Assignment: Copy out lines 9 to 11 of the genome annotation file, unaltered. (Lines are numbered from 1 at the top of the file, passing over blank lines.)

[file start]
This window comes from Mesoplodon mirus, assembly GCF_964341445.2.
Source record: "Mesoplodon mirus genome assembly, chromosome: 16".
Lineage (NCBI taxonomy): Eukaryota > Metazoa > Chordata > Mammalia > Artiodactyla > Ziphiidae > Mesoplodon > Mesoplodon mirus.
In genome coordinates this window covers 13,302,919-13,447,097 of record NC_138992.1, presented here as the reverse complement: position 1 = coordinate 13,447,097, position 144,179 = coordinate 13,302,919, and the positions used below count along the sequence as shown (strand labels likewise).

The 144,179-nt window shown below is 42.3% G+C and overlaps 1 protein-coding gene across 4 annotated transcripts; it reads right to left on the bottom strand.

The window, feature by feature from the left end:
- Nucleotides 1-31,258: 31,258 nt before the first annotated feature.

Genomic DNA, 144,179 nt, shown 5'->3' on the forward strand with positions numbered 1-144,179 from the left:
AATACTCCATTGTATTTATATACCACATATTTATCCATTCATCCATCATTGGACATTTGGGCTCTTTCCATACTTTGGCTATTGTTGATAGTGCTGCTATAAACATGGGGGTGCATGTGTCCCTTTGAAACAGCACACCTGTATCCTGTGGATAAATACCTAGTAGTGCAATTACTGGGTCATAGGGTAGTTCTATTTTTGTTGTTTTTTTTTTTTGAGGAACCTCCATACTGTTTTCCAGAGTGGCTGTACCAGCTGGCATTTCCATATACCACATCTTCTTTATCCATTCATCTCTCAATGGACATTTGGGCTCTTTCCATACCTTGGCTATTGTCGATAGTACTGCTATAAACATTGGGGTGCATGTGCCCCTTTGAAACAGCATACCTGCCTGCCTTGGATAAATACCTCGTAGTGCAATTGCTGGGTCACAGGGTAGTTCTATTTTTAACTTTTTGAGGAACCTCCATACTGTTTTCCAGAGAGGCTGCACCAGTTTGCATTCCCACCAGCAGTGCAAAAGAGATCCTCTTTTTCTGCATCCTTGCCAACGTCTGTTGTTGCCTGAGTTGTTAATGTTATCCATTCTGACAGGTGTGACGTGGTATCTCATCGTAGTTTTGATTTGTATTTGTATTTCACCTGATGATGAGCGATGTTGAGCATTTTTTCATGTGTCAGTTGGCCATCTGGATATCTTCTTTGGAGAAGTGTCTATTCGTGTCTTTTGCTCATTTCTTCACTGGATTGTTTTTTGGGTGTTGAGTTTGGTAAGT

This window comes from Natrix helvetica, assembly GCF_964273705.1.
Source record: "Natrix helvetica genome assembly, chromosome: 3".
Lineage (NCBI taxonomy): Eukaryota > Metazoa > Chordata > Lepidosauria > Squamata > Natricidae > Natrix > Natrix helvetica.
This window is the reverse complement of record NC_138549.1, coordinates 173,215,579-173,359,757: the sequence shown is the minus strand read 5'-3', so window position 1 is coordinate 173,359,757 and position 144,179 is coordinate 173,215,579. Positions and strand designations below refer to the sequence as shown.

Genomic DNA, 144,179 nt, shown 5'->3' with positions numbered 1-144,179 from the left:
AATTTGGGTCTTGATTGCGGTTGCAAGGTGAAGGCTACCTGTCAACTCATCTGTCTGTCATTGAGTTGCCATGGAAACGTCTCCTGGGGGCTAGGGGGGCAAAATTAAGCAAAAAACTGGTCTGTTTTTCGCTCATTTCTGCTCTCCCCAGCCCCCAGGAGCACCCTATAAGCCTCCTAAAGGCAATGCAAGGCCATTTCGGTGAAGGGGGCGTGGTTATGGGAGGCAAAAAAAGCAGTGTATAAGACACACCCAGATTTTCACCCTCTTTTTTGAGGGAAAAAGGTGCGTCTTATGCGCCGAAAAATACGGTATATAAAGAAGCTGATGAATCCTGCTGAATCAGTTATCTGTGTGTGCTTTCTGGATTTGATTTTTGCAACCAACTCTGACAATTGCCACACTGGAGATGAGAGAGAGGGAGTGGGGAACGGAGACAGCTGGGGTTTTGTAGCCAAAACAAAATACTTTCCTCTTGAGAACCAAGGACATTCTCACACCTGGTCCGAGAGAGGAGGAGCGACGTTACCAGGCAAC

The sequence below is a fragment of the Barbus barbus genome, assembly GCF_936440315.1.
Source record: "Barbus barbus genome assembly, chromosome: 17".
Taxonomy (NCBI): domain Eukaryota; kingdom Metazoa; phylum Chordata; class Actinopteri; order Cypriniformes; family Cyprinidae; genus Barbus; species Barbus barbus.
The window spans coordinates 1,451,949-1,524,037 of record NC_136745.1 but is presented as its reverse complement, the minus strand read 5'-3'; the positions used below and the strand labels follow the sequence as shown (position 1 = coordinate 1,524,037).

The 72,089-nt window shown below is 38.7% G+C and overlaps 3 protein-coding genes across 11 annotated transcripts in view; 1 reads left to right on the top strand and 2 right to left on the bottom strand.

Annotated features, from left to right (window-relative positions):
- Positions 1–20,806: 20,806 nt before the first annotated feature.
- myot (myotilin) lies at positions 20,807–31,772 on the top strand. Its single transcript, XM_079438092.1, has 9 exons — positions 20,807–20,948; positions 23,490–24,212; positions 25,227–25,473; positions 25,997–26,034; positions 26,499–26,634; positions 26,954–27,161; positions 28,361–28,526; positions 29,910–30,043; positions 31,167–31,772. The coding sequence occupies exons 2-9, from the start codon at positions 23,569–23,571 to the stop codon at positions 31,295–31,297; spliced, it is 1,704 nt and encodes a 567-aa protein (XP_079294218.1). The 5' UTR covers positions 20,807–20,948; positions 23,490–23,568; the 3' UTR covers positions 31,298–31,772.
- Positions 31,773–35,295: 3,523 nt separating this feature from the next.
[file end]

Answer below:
AATACTCCATTGTATTTATATACCACATATTTATCCATTCATCCATCATTGGACATTTGGGCTCTTTCCATACTTTGGCTATTGTTGATAGTGCTGCTATAAACATGGGGGTGCATGTGTCCCTTTGAAACAGCACACCTGTATCCTGTGGATAAATACCTAGTAGTGCAATTACTGGGTCATAGGGTAGTTCTATTTTTGTTGTTTTTTTTTTTTGAGGAACCTCCATACTGTTTTCCAGAGTGGCTGTACCAGCTGGCATTTCCATATACCACATCTTCTTTATCCATTCATCTCTCAATGGACATTTGGGCTCTTTCCATACCTTGGCTATTGTCGATAGTACTGCTATAAACATTGGGGTGCATGTGCCCCTTTGAAACAGCATACCTGCCTGCCTTGGATAAATACCTCGTAGTGCAATTGCTGGGTCACAGGGTAGTTCTATTTTTAACTTTTTGAGGAACCTCCATACTGTTTTCCAGAGAGGCTGCACCAGTTTGCATTCCCACCAGCAGTGCAAAAGAGATCCTCTTTTTCTGCATCCTTGCCAACGTCTGTTGTTGCCTGAGTTGTTAATGTTATCCATTCTGACAGGTGTGACGTGGTATCTCATCGTAGTTTTGATTTGTATTTGTATTTCACCTGATGATGAGCGATGTTGAGCATTTTTTCATGTGTCAGTTGGCCATCTGGATATCTTCTTTGGAGAAGTGTCTATTCGTGTCTTTTGCTCATTTCTTCACTGGATTGTTTTTTGGGTGTTGAGTTTGGTAAGT

This window comes from Natrix helvetica, assembly GCF_964273705.1.
Source record: "Natrix helvetica genome assembly, chromosome: 3".